NEWS

Najib's desperate shuffle for survival

Bridget Welsh

Published
Modified 31 Jul 2015, 8:10 pm

COMMENT Najib Razak’s cabinet reshuffle was an expected step in the repertoire of many measures that the prime minister has used to stay in office.

In this manoeuvre, he has removed the immediate leadership threats among the Umno hierarchy, closed down the two avenues of negotiation involving the 1MDB scandal, and purportedly strengthened the ‘strongman’ dimensions of his leadership.

Many argue this Mahathirian move has secured Najib’s position by neutralising challengers. I disagree. In fact, Najib’s measures of late reveal weakness - not strength - and are likely to deepen his leadership crisis.

With the reshuffle, Najib has forged new alliances among the various factions in Umno. In the Umno party elections of 2013, Najib made a strategic alliance with Abdullah Ahmad Badawi’s appointees and the former premier’s son-in-law Khairy Jamaluddin to secure dominance over internal party opposition seen from the Mahathir Mohamad camp.

Najib managed to position considerable loyalists as division chiefs in the party contests, but did not fully secure control over the Supreme Council or have a majority of division chief loyalists on his own, relying heavily on allies to shore up his position.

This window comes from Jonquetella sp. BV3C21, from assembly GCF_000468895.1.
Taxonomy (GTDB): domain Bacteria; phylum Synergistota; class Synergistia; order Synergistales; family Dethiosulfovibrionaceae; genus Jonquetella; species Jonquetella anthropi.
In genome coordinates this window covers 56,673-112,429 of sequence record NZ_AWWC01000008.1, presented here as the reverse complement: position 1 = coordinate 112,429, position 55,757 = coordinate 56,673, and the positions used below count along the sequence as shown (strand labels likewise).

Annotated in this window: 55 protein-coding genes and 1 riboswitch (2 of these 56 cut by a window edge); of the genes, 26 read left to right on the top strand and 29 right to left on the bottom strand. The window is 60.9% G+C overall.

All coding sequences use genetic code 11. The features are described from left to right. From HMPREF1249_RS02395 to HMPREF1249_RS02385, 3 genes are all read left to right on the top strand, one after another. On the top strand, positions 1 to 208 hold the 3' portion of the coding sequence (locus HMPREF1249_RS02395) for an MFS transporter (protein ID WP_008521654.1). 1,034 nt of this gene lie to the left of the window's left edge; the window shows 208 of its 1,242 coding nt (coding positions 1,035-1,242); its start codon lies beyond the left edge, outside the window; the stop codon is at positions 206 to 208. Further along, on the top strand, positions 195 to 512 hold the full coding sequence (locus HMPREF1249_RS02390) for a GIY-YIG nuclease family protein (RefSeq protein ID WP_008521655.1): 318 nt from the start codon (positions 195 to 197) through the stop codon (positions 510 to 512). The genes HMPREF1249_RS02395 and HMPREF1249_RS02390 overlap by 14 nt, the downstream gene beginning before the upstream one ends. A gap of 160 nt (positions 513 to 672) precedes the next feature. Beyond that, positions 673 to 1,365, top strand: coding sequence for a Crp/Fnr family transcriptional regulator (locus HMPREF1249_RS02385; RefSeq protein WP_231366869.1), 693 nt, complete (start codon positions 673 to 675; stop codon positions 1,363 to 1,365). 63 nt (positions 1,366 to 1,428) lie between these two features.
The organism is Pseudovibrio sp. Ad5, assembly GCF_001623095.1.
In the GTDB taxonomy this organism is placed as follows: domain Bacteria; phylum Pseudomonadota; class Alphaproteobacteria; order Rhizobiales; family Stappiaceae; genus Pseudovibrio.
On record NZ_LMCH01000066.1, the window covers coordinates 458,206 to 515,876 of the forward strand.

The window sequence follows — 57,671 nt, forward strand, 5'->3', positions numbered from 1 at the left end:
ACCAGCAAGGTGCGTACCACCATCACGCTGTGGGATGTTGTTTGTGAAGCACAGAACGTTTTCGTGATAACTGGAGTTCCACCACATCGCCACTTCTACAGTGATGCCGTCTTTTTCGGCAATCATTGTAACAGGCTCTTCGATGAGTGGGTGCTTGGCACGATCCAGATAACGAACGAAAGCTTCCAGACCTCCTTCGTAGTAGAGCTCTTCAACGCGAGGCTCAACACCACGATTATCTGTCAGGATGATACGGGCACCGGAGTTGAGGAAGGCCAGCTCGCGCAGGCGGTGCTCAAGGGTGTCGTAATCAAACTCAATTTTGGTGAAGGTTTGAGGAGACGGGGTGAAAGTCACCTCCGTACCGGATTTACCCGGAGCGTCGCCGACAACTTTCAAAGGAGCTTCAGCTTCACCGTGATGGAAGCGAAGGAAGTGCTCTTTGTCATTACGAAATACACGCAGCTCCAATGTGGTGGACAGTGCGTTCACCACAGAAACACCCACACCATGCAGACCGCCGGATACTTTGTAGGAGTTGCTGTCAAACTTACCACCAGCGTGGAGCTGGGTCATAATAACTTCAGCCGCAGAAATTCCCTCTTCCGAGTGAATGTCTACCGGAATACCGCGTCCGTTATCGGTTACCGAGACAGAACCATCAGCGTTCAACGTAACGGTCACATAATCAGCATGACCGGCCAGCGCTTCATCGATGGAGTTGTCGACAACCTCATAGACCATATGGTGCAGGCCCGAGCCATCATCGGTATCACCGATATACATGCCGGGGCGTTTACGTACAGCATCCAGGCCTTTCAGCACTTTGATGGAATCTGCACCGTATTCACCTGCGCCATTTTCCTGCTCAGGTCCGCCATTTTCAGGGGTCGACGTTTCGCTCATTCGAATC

Najib post-2013 approach to manage Umno was to fuel patronage to division chiefs, and to rely on a broad consensus cabinet that would include diverse representations from factions within the party. Among those included in cabinet were prominent Umno leaders not seen to be directly tied to Najib, current and former deputy prime ministers, Ahmad Zahid Hamidi and Muhyiddin Yassin respectively. Najib chose to keep his potential challengers close.

As the crisis with Najib’s leadership of Umno evolved, with its roots in the 2013 party polls, Najib took steps ranging from meetings to promised contracts to stay in control. He followed in Mahathir’s footsteps using the executive position to his advantage. His apparent aim was to neutralise threats to his power, to secure his position aka Mahathir-style as a long-term leader.

While he did not act decisively to put in his own loyalists, he was simultaneously unsettling the balance among Umno warlords and creating dissatisfaction among Umno elites, particularly with Mahathir. The dissatisfaction was fueled by displacement of actors in the Umno political economy, concerns that Najib sold out the party for himself and, most importantly, perceptions he was undermining the electoral position of Umno...

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